Editor: I was recently told that some of the owners of properties that were cleared many years ago felt that I was chastising them with my articles in the newspapers.
I would like to clarify something here.
The enforcement of RAR and SPEA regulations is needed to protect the lake and its tributaries. This concerns everybody, individuals as well as corporations. Many years ago it was customary to clear shore property down to the lake. The view was most important and so was easy access to the water, possibly with a nice beach. Clear-cut logging right through the watersheds was also not unusual. Logs used to be dragged through the creeks, destroying spawning beds.
We have since learned that clearing the lakeshore of all vegetation and abusing creeks is detrimental to the critters and the fish in the lake.
The rules change as society changes. We learn from our mistakes. What used to be allowed many years ago is not allowed today. That is a good thing.
Is it fair that some owners of properties in older subdivisions have lawns down to the water, or have retaining walls, while owners of recently subdivided properties are not allowed to have the same? No, it is not fair.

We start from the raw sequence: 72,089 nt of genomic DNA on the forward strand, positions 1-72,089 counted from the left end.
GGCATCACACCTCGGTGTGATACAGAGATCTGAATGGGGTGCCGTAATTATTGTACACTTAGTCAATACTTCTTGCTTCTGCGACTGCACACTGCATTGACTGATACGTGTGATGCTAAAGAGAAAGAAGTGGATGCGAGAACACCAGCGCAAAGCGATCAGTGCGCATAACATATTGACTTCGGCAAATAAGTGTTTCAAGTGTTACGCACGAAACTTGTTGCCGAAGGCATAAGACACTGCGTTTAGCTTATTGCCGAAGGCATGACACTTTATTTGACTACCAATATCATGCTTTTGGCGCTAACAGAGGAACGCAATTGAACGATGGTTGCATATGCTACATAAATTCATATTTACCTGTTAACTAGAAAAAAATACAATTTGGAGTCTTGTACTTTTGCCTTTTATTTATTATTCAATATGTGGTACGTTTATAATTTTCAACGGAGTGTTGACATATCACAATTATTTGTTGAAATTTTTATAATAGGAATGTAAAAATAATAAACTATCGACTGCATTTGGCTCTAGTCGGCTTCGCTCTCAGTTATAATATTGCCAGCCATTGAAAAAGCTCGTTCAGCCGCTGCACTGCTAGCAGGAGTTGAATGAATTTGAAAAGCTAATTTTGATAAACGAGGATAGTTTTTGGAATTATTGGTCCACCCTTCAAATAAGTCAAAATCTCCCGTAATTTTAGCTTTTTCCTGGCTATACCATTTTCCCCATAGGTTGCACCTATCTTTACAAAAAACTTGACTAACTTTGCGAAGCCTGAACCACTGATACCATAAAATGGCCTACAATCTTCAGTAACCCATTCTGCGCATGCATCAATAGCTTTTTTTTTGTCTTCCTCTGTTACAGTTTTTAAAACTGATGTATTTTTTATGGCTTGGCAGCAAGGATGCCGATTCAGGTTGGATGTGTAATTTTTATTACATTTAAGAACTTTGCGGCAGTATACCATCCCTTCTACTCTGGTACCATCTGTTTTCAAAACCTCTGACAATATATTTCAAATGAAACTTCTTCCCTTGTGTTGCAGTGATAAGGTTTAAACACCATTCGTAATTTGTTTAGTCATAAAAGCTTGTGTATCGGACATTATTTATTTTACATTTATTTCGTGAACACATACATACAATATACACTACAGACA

Nobody ever said that life or societies are fair.
When the owners many years ago cleared the lake shore and made beaches or built retaining walls, the RAR or SPEA regulations did not exist. Therefore, these owners cannot possibly be blamed. We did not know as much then, and even if we did, we had other priorities.
I do not like rules and regulations, but they are necessary in any society.
We humans tend to “push the envelope.” Each of us has a different perception. Without rules and regulations it would end up in a “Free for All.”
I don’t think that would be in the interest of any of us.
We are living at a beautiful lake. To keep it that way will require effort and determination.
CVRD Area I CVRD director